Although my only visit to Iceland lasted but a few hours and concentrated on the airport, I still got a glimpse of the island, it's climate (winter), nature, and people.
However, the reason to include Iceland in my journals is not a wish to convey my own few observations, but the fact that a book has just come out which tells a very interesting story of Iceland and its inhabitants.
In the literary supplement to the Danish paper weekendavisen of 20 July 2001, Islandic writer Hallgrimur Helgason presents a very elegant and funny satire on Icelanders, so well put that it deserves wider recognition.
It's probably fair to assume a slight bias and exaggeration to bring the flogging of Helgason's countrymen home, but even so there's plenty left to bring about some interesting information.
First of all, Icelanders find nature boring and ugly and above all: cold. In fact, so cold that they try to avoid working outside - the necessary work outside and in industries that require cold conditions (such as the on shore fishing industry) is done by immigrants from Poland and the former Yugoslavia (non-European immigrants are not welcome, but tolerated, especially soccer players).
In the capital Reykjavik the sun is out three days a year: once in June and twice in July. Up north the number of sunny days is greater: eight days a year. A direct result of this is that nobody has a tan, but sometimes, in the dark period of the year, Icelanders strip to bring some light into the room.
This is probably also why Iceland attracts the most boring kind of tourists: masochists and minimalist puritans who bring their own health food are the only ones you will meet outside, especially if the weather is bad which it most often is.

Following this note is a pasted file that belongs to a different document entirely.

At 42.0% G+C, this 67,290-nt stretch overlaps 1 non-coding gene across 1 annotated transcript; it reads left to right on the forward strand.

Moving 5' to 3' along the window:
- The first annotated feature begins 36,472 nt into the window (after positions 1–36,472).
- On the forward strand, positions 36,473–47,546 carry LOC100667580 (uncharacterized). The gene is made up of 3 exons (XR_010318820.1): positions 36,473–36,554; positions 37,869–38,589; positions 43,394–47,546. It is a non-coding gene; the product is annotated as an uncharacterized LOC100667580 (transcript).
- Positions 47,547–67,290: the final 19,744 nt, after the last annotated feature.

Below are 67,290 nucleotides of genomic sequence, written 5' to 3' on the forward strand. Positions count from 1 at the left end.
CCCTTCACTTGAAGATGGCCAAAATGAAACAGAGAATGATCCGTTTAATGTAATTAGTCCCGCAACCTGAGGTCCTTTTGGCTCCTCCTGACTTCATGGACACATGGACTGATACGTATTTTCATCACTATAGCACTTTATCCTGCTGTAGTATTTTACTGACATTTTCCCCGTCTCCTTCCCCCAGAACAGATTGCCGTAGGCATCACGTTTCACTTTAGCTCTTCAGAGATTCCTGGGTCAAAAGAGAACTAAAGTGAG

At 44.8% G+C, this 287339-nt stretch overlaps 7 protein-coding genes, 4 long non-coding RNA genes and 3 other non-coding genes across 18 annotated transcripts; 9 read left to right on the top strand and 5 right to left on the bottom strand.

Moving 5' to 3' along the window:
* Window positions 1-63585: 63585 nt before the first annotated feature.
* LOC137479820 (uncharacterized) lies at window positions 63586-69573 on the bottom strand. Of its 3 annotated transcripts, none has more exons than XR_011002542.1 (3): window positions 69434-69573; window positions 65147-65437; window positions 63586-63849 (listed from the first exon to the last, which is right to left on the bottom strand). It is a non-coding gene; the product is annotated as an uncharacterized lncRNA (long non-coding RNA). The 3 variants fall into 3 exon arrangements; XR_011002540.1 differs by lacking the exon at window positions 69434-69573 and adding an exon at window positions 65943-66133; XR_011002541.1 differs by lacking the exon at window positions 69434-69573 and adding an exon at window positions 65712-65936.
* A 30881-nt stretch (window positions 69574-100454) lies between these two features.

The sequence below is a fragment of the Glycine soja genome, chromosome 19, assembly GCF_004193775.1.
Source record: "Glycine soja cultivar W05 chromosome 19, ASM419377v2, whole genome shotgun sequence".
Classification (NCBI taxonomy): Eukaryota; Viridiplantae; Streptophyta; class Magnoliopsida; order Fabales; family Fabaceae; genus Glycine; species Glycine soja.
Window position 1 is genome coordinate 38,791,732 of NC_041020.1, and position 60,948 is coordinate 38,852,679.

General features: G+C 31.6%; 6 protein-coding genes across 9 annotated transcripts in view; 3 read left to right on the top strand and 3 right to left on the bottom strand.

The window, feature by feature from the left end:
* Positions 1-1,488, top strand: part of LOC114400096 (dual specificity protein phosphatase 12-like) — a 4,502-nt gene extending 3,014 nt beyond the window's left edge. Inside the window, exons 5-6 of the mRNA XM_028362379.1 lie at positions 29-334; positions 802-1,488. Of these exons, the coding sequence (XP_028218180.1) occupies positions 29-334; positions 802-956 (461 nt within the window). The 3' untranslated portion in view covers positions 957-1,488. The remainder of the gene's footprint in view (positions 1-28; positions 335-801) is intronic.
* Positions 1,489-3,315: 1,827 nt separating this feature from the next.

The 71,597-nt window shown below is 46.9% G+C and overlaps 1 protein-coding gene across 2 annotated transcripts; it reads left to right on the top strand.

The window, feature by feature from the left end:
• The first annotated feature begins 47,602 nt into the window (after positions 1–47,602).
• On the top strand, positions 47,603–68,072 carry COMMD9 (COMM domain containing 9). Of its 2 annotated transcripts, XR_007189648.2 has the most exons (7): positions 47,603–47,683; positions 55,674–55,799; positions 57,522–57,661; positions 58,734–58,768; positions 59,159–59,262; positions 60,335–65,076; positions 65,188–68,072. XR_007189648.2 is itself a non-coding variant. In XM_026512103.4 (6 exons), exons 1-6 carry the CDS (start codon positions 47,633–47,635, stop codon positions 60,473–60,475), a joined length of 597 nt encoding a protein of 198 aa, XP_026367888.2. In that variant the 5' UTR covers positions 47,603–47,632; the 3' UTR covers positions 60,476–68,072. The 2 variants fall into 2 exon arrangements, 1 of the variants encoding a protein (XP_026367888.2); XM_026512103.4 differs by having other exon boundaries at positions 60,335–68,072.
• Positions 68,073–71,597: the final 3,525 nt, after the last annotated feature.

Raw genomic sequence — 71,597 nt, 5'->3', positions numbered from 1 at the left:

The media fare well in Iceland. There are two state run radio channels of which one broadcasts only weather reports. Elderly people like to bet on the weather - it's a favorite pastime. Beside the two state channels there are five "free" channels, all owned by the same man who happens to reside outside Iceland.
The biggest daily is not a daily at all, so when the volcano Hekla erupted last year it took four days for the news to reach publication. By then the eruption had ended which made the news the day after the first news.
Due to natural circumstances the only kind of TV available is cable which means that Icelanders watch the soaps we watch. Together with the long tradition of chewing bubble gum, this trait is mainly due to the presence of the American Air base near Reykjavik since the 1940s. Nowhere in the world is the average consumption of coca-cola higher than in Iceland.
Two years ago discos and night clubs in Reykjavik were granted permission to stay open all night which has had an unexpected effect: the child birth rate has fallen drastically to 50 percent of what it was before. Now the city council has decided to reinstate the old opening hours in an attempt to preserve the birth rate.
The article doesn't say what Icelanders do for a living - perhaps because there isn't any - living, that is.